The great achievement of this book is to frame the information from more than five million pages of documentation into a cohesive account of the military offensives launched against Cuba in the first years after the Revolution. Fidel Castro was later to sum up this period of economic and political warfare in his interview with Ignacio Ramonet: ‘From November 1961, after Playa Giron (Bay of Pigs) to January 1963, that is in fourteen months, there were a total of 5,780 terrorist actions against Cuba, and of those 717 were serious attacks against our industrial facilities. As a result of this activity more than 234 people in Cuba died’ (My Life, Allen Lane, 2006, p252). Gangsterismo provides a detailed account of the forces that were acting against the young revolution.

In 1929 a conference in Atlanta City established the ‘National Syndicate’ of the North American Mafia dividing up the ‘Godfathers’’ spheres of influence from New York to Philadelphia, New Jersey, Chicago and Miami. This arrangement was designed to end years of murderous feuding between rival ‘Cosa Nostra’ families. Meyer Lansky was the key figure in this settlement as chief accountant and banker of the Syndicate. He was regarded as the brains of the Mafia because he always looked out for new territory and ways and means to expand business.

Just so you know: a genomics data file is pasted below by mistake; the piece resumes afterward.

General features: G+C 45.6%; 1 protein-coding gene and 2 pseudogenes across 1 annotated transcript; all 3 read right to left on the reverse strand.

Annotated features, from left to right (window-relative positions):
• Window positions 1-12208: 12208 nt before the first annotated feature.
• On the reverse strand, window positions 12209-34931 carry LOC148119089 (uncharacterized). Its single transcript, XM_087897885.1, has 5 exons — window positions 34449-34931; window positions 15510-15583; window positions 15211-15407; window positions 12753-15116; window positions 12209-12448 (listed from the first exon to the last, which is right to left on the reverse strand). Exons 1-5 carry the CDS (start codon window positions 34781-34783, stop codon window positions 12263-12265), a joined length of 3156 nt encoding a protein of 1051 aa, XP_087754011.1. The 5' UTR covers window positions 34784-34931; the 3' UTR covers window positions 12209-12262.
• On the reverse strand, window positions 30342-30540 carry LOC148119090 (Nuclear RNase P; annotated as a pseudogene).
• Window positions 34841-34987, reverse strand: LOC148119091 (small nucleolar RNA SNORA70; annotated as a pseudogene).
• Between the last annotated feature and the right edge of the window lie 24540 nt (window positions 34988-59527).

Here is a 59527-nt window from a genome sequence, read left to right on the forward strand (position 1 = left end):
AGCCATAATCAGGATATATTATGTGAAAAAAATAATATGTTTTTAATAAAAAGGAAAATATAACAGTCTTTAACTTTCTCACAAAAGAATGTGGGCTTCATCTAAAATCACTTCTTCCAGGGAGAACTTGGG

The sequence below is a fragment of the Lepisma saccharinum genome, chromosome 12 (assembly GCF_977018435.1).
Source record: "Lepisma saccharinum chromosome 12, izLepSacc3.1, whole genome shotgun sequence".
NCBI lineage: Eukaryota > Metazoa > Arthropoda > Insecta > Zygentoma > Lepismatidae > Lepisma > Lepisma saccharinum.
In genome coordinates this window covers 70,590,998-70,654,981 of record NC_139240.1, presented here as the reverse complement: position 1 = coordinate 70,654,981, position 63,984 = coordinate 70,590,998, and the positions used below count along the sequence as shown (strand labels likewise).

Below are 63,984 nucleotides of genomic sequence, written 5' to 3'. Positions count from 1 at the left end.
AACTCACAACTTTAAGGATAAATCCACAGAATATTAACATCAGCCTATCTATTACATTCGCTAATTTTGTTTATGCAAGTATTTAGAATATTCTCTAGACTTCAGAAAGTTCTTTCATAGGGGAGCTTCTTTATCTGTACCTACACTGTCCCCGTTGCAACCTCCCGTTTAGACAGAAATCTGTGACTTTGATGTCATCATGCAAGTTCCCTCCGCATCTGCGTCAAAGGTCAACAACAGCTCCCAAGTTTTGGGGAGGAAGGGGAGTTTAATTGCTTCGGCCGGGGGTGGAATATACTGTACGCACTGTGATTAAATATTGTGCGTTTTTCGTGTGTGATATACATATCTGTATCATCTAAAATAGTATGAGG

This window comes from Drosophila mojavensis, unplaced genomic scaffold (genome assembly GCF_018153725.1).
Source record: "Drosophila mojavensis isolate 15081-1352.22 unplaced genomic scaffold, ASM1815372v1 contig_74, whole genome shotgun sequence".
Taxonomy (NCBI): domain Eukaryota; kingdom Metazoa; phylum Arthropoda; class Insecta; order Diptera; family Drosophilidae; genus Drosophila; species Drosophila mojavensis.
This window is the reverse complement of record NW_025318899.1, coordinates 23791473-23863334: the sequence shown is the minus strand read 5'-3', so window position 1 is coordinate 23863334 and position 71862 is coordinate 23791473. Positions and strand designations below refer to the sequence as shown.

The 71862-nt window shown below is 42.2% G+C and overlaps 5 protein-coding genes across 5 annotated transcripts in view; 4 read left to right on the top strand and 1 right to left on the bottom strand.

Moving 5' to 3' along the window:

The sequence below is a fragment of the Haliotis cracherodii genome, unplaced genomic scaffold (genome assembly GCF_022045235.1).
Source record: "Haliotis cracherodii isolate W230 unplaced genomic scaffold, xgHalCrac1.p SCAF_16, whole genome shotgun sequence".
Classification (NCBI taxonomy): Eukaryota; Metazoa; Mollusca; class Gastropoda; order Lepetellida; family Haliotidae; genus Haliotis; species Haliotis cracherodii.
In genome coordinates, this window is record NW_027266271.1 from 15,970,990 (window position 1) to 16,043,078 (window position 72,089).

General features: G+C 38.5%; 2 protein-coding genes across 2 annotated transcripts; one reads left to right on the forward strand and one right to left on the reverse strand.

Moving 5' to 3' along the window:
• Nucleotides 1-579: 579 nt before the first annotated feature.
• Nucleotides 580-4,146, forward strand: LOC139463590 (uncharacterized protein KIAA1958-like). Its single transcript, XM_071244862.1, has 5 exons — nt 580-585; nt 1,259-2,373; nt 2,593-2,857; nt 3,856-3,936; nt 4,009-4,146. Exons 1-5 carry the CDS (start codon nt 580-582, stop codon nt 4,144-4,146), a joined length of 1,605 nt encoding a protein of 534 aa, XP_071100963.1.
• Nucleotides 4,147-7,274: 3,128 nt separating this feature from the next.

A big opportunity opened up when President Roosevelt repealed the Volstead Act in 1933. Better known as the Prohibition Act it had outlawed the general production and consumption of ‘intoxicating liquors ‘since 1920. Battling for control of the illegal alcohol drinks market had been the main Mafia business for over ten years making gangsters like Al Capone extremely rich. Lansky moved fast to corner the new legal trade and that year he met Fulgencia Batista, the Cuban Army Sergeant who seized power and ruled over Cuba between 1933 and 1944, and again after a military coup from 1952-1959. Together the two men came to an agreement that the Syndicate would take control of the Cuban molasses industry, this sugar product being an essential ingredient for the production of rum, which was Cuba’s only manufactured export at that time.